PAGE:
Old boys of troubled Auckland Catholic co-ed boarding school Hato Petera have lodged a Treaty of Waitangi claim on the property and surrounding land, including AUT's Northcote campus.
Past pupils of the college in Northcote referred to the land's history and how the Church got it 165 years ago when lodging their Treaty claim, known as Wai 1385.
This week, it was announced that GP and former New Zealander of the Year Dr Lance O'Sullivan would spearhead change at the school, where the roll has fallen below 100, buildings are dilapidated and pupils suffer from bullying and infighting.
Frank Rawiri, an old boy who represents Nga Tauira Tawhito o Hato Petera, a pan-tribal organisation with 1200 members made up of affiliated Catholic Maori who share an allegiance to the college and which is claiming the land, outlined grievances.
"Our Treaty claim concerns the 376 acres [152ha] awarded ... by way of a Crown grant to the Catholic Church in 1850 and the subsequent maladministration of that land," his submission to the Waitangi Tribunal said.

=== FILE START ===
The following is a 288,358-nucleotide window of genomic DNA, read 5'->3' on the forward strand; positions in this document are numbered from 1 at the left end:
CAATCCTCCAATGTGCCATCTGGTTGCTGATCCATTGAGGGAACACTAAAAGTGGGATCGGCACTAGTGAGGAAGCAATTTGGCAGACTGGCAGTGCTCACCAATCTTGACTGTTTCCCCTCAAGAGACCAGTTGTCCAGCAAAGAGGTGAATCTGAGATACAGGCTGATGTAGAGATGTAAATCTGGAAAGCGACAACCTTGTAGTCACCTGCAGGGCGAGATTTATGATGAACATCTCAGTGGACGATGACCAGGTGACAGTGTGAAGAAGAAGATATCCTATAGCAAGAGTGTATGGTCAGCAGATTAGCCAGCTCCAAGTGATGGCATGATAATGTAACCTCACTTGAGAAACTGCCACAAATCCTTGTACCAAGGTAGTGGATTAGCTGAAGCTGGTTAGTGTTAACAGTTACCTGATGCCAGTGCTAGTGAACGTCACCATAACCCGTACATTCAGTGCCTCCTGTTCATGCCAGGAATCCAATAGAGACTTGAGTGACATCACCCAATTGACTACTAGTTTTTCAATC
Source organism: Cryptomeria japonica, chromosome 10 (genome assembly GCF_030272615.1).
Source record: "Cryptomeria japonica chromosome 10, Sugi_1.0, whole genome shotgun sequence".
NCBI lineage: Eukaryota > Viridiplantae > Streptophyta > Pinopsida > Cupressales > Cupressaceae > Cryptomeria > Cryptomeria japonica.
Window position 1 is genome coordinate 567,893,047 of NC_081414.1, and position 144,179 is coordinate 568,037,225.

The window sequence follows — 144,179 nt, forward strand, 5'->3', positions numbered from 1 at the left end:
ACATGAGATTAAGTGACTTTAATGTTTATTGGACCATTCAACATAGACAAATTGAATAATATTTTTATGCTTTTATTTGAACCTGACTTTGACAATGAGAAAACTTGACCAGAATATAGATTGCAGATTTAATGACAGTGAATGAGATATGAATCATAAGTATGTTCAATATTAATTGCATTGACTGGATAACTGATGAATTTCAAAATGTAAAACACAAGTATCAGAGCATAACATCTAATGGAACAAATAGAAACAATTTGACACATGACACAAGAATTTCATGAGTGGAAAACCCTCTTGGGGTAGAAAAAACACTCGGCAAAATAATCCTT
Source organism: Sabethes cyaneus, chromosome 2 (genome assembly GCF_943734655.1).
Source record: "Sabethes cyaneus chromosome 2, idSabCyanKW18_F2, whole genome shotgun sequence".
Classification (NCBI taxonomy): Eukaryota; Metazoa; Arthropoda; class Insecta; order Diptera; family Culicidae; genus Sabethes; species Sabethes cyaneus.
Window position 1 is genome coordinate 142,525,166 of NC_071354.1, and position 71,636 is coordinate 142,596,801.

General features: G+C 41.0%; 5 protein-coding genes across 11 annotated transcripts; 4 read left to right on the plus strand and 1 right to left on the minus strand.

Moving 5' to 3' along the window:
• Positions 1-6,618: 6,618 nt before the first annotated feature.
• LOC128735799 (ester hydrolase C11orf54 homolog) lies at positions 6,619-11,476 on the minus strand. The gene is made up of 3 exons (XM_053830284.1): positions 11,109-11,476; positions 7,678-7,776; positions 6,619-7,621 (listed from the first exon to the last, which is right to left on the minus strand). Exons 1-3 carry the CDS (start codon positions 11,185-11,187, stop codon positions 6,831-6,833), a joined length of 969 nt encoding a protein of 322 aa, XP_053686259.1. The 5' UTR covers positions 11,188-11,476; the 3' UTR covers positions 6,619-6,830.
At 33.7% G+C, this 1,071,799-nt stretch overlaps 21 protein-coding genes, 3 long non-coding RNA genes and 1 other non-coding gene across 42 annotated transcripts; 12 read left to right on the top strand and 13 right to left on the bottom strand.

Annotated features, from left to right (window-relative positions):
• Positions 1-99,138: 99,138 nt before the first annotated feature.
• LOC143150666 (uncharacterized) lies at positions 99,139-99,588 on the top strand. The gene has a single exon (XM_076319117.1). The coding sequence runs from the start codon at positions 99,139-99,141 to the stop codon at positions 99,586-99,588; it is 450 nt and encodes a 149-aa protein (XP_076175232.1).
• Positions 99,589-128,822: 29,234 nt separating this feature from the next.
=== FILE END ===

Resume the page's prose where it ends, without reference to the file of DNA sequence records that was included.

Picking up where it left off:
He also told how neighbouring AUT land was claimed.
"The Auckland University of Technology land on Akoranga Drive in Northcote was identified as falling within Section 8A of the Treaty of Waitangi Act 1975 and it was submitted that it is open for the tribunal to make a binding recommendation for these lands to be returned to Nga Tauira. The Crown, nor any other parties, did not object to this submission. If this land were to be returned to us, the benefit to Hato Petera College and the education of Maori in general, would be tremendous," Mr Rawiri's evidence said.
Late last year, Mr Rawiri told Radio NZ: "We are at a crisis point with the future of the school. If the Wai 1385 claim is not settled the way we would like to settle it, we may as well say goodbye to Hato Petera."
A spokeswoman for AUT said it was unaware of any Waitangi claim.
The Auckland Catholic Diocese has granted Hato Petera a five-year extension, sparking fears it wanted to shut the school and sell the land.
An Education Review Office report cited the Treaty claim as one of a number of issues at Hato Petera, along with safety and accommodation concerns. Uncertainty surrounded the tenure of the lease agreement on the school and the hostel facilities, it said.
A spokeswoman for Bishop Pat Dunn said he was overseas so no comment was possible.